Comphensive Guide to Accessory Nutrients and Essential Oils HTML version

Meschino Health Comprehensive Guide to Accessory Nutrients and Essential Oils
Accessory Nutrients and Essential Oils
Glucosamine Sulfate
General Considerations
Glucosamine-6-phosphate is the precursor from which all proteoglycans are synthesized. Proteoglycans are found in
the synovial fluid of joints, the vitreous humor of the eye, arterial walls, as well as bone and cartilage. They are major
components of the extracellular matrix or ground substance, a gelatinous material that forms a meshwork between
cells. Proteoglycans are proteins that contain many chains of glycosaminoglycans (formerly called
Glycosaminoglycans are long, unbranched polysaccharides composed of repeating disaccharide units. The repeating
disaccharides usually contain an uronic acid or a glucuronic acid, and a hexosamine, and are frequently sulfated. All
hexosamines are derived from glucosamine-6-phosphate. Hence the synthesis of glucosamine-6-phosphate is
essential to the production of ground substance throughout our lives. This extracellular matrix is more than glue that
holds cells together. It also serves as a barrier to microorganisms from reaching cells. Because they are long and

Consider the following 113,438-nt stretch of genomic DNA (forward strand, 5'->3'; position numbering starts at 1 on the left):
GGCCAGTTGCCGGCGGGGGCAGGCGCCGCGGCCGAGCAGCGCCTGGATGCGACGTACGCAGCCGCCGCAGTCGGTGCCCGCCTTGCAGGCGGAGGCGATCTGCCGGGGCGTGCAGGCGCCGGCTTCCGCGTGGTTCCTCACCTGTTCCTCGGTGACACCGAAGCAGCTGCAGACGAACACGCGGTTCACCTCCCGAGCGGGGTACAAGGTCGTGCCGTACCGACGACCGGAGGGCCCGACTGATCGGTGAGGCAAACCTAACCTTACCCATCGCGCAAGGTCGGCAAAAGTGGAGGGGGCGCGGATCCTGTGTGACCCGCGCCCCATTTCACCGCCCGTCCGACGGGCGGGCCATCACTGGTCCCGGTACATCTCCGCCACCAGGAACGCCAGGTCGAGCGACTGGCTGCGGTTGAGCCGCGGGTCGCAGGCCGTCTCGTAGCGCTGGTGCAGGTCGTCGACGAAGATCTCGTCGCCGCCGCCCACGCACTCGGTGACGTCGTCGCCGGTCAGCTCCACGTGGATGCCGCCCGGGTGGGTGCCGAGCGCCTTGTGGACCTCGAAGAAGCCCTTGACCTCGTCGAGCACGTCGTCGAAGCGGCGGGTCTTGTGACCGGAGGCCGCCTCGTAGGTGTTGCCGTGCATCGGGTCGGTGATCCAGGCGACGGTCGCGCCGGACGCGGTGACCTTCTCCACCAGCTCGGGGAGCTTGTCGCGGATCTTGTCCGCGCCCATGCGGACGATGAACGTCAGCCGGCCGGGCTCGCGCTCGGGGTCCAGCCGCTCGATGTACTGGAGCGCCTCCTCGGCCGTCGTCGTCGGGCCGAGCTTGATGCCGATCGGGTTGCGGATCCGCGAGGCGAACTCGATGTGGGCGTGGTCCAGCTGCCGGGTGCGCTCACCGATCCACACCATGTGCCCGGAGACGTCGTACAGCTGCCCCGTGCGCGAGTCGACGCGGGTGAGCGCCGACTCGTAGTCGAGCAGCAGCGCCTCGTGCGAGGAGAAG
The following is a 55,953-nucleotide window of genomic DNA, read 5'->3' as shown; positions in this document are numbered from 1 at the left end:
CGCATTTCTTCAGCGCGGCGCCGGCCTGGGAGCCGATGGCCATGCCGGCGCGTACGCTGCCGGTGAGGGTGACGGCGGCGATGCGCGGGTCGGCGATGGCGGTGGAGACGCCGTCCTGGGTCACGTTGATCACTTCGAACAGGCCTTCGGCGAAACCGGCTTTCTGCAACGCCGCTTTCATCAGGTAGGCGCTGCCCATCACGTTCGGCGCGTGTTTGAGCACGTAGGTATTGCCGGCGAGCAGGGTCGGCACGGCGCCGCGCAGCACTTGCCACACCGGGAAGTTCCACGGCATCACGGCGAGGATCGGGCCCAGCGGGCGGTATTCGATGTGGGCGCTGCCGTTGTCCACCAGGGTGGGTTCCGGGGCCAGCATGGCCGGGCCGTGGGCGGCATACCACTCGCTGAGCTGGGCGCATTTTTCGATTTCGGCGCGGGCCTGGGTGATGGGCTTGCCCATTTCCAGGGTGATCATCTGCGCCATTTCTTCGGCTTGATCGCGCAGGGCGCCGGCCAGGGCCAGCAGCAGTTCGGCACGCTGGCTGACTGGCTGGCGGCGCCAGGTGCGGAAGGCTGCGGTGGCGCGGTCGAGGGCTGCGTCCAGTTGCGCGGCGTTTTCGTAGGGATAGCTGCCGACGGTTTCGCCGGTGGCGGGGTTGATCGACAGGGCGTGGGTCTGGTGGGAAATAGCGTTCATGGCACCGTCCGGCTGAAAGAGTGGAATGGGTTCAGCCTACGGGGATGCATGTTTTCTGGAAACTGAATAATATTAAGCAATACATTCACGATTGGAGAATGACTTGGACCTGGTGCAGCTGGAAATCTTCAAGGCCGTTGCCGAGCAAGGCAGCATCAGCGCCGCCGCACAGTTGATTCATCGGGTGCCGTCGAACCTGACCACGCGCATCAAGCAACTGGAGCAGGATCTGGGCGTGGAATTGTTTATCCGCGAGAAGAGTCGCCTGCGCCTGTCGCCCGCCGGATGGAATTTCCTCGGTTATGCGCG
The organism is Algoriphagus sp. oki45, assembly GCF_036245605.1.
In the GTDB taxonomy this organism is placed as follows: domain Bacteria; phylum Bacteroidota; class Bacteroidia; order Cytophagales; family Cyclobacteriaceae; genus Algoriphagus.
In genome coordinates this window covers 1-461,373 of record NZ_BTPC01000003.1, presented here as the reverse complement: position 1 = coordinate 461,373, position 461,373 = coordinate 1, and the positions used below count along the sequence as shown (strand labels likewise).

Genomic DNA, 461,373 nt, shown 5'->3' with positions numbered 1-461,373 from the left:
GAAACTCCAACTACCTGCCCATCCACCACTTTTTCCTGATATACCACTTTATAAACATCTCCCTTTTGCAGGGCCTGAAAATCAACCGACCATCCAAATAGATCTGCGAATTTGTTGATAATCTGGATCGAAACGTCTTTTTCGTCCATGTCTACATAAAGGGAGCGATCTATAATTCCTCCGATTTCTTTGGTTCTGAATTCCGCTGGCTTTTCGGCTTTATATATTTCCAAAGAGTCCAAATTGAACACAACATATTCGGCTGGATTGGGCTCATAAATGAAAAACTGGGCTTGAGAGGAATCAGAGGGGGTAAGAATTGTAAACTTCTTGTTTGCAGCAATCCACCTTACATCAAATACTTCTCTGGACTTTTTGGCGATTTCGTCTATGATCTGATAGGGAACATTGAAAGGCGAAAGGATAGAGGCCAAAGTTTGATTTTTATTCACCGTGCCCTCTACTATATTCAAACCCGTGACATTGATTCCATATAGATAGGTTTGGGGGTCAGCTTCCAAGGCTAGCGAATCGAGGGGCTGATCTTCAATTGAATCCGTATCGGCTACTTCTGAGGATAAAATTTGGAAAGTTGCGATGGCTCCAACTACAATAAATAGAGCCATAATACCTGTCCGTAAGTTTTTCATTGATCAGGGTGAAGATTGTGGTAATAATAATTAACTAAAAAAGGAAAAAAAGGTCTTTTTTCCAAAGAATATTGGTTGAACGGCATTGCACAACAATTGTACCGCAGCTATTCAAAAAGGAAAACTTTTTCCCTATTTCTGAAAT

negatively charged, glycosaminoglycans chains repel each other. As well, the proteoglycans occupy a very large
space and act as “molecular sieves”, determining which substances approach and leave cells. Their properties also
give resilience to substances such as cartilage, permitting compression and reexpansion (shock absorbing function)
There are at least seven types of glycosaminoglycans, which differ from each other based upon the monosaccharides
present in their repeating disaccharide units:
1. Chondroitin sulfate
2. Dermatan sulfate
3. Heparin
4. Heparin sulfate
5. Hyaluronic acid
6. Keratan sulfate I
7. Keratan sulfate II
Except for hyaluronic acid, the glycosaminoglycans are linked to proteins, usually attached covalently to serine or
threonine residues, and are hence also referred to as proteoglycans. Keratan sulfate I is attached to asparagine. The
synthesis of all glycosaminoglycans is dependent upon the presence of glucosamine-6-phosphate.
The body normally synthesizes glucosamine-6-phosphate by the transfer of an amino group from the amide of
glutamine to fructose 6-phosphate. Glucosamine can then be N-acetylated by an acetyltransferase enzyme to yield N-
acetyl glucosamine-6-phosphate and N-acetyl galactosamine, which are then linked to UDP. Both N-acetyl
glucosamine and N-acetyl galactosamine are used as monosaccharides to form various glycosaminoglycans. The
glycosaminoglycans in joint cartilage are comprised of repeating units of glucuronic acid and N-acetyl galactosamine. It
appears that as some people age, they lose the ability to manufacture sufficient levels of glucosamine-6-phosphate,
and thus, there is a reduction in the synthesis of N-acetyl galactosamine and N-acetyl glucosamine. The result is that
cartilage loses its ability to act as a shock absorber and erosion of cartilage and ground substance can lead to
osteoarthritis. Radioisotope studies using C14 glucosamine indicate that glucosamine supplementation is a good
substrate for a kinase enzyme which yields glucosamine-6-phosphate, which can then be used to form